The estrangement became acute. The days of dueling had not then passed, and it seemed to him that open vindication must be obtained upon the field. An incident of service brought the other party to Washington. Williams at once secured leave of absence from the Academy, went to Washington  p77 and sought and found him and offered such decided affront that a challenge followed immediately and was accepted. The duel took place at Bladensburg. It was the last, or very nearly the last, encounter upon that noted field. A. P. Hill, later Lieutenant General in the Confederate Army, killed in the capture of Petersburgh, Va., early in April, 1865, was one of Williams' seconds; the name of the other is not recalled. Williams was a good shot, but his opponent was known to be a dead shot. The choice of positions fell so that the latter faced the rising sun; dazzled by its rays, he fired just in advance of the word, and his bullet went crashing through Williams' hat, grazed his scalp and carried away a lock of his hair. Unnerved, steadily, Williams took deadly aim at his antagonist, then raised the muzzle of his pistol and fired into the air. He had vindicated his honor; he had given satisfaction for his affront; but he would not kill or maim the man who had been his friend. It was the chivalry of his nature. Thus amicably terminated the feud. Natural death came to his opponent not very many months thereafter, just previous to the outbreak of the Civil War. The affair was one of which Williams was not wont to speak, even to his intimate friends.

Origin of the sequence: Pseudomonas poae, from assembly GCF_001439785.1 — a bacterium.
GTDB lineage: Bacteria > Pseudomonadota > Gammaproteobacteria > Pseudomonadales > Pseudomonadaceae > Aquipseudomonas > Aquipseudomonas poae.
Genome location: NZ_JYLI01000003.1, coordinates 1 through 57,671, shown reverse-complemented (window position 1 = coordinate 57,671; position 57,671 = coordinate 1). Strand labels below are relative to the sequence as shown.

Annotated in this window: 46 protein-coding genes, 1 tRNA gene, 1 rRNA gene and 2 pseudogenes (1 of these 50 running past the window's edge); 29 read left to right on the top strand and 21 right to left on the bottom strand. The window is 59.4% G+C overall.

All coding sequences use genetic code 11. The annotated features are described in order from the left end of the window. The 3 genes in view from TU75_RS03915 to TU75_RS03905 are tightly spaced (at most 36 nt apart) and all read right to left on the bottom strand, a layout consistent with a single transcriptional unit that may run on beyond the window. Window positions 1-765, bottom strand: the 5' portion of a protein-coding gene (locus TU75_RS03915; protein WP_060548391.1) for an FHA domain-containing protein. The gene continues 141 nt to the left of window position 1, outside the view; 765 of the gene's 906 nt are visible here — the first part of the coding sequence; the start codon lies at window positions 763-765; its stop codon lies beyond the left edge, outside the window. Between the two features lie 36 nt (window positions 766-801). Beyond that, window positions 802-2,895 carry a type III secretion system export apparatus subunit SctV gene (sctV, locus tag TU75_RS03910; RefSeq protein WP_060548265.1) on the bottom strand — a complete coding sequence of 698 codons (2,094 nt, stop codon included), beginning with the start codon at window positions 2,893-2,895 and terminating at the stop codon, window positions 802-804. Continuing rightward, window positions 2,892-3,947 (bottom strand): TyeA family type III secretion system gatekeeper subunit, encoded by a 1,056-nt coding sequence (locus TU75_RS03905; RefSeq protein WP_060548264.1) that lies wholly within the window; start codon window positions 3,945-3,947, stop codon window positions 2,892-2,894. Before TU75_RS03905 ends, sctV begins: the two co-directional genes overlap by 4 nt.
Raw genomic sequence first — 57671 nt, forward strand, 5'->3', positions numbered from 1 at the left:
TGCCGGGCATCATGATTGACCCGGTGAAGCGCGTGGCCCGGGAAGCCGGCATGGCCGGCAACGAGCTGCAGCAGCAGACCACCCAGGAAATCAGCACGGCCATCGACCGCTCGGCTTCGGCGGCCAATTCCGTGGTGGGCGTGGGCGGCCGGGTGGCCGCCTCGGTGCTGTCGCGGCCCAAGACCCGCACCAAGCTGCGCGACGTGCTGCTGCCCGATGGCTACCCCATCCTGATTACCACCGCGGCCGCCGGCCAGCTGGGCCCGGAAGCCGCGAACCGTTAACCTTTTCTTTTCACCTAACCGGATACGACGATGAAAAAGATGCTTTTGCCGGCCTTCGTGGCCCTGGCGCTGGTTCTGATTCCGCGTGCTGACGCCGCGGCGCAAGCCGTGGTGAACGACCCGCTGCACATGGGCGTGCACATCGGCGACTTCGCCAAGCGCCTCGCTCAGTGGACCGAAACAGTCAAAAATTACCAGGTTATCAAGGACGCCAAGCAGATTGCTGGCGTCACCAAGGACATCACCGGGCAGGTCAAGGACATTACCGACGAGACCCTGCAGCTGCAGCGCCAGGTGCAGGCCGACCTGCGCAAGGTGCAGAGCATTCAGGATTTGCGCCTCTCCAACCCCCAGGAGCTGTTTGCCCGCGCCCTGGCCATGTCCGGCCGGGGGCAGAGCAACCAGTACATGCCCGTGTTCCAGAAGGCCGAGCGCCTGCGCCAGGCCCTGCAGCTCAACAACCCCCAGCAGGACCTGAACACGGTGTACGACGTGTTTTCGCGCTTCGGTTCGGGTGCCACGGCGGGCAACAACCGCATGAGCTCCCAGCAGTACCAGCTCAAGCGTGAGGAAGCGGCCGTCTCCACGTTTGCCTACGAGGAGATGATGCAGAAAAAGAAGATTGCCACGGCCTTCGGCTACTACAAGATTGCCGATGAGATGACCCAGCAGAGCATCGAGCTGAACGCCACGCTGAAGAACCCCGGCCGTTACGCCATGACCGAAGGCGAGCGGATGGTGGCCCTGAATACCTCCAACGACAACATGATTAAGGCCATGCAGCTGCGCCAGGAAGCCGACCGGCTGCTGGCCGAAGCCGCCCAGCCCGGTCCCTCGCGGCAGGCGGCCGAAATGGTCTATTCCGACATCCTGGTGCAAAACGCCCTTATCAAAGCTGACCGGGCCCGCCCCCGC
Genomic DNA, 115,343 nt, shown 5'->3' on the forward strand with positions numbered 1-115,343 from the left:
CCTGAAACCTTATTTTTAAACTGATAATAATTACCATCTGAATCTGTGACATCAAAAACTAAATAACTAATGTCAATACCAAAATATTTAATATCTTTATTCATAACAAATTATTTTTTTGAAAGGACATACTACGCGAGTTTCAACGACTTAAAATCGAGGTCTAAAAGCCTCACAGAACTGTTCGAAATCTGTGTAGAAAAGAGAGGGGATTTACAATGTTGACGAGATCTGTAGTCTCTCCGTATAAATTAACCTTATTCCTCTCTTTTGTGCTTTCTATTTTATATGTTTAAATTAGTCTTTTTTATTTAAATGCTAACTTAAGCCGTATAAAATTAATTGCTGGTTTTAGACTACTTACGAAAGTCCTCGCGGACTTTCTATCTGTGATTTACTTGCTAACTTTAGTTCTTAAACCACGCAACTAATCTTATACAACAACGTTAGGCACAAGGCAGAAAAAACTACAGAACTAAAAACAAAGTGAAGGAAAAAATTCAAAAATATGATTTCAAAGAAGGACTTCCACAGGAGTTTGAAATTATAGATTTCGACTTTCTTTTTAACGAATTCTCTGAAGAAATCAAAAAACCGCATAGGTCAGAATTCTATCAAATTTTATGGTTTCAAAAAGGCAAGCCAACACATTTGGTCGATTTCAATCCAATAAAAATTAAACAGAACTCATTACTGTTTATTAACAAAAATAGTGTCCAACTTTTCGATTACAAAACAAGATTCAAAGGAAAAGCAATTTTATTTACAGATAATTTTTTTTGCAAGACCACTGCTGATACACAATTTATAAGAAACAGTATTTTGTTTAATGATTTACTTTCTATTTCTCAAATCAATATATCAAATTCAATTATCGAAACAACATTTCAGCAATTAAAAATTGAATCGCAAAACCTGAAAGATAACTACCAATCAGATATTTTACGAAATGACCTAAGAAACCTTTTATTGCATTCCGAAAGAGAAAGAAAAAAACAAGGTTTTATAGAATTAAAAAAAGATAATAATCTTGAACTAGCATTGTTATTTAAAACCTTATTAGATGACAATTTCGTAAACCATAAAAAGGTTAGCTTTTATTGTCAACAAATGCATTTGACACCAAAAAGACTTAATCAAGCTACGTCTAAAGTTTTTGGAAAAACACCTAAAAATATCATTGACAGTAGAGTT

Early in 1861 he was appointed Assistant Adjutant General and served in the Department of Annapolis and the Department of the Shenandoah. In the autumn he was offered and accepted the Colonelcy of the First Massachusetts Cavalry. In less than three months, aided by the very intelligent material commissioned officers, he moulded raw men into disciplined troops. The General, a regular officer, to whom he reported with his command in South Carolina, in January, 1862, remarked, within the past few days of this writing, that the drill and discipline, appearance and spirit of the regiment were perfect, and that better was never seen in the permanent establishment. He was engaged with his regiment in operations about Hilton Head, S. C., till August, 1862, and led it in  p78 the attack upon Secessionville, James Island, S. C., in June.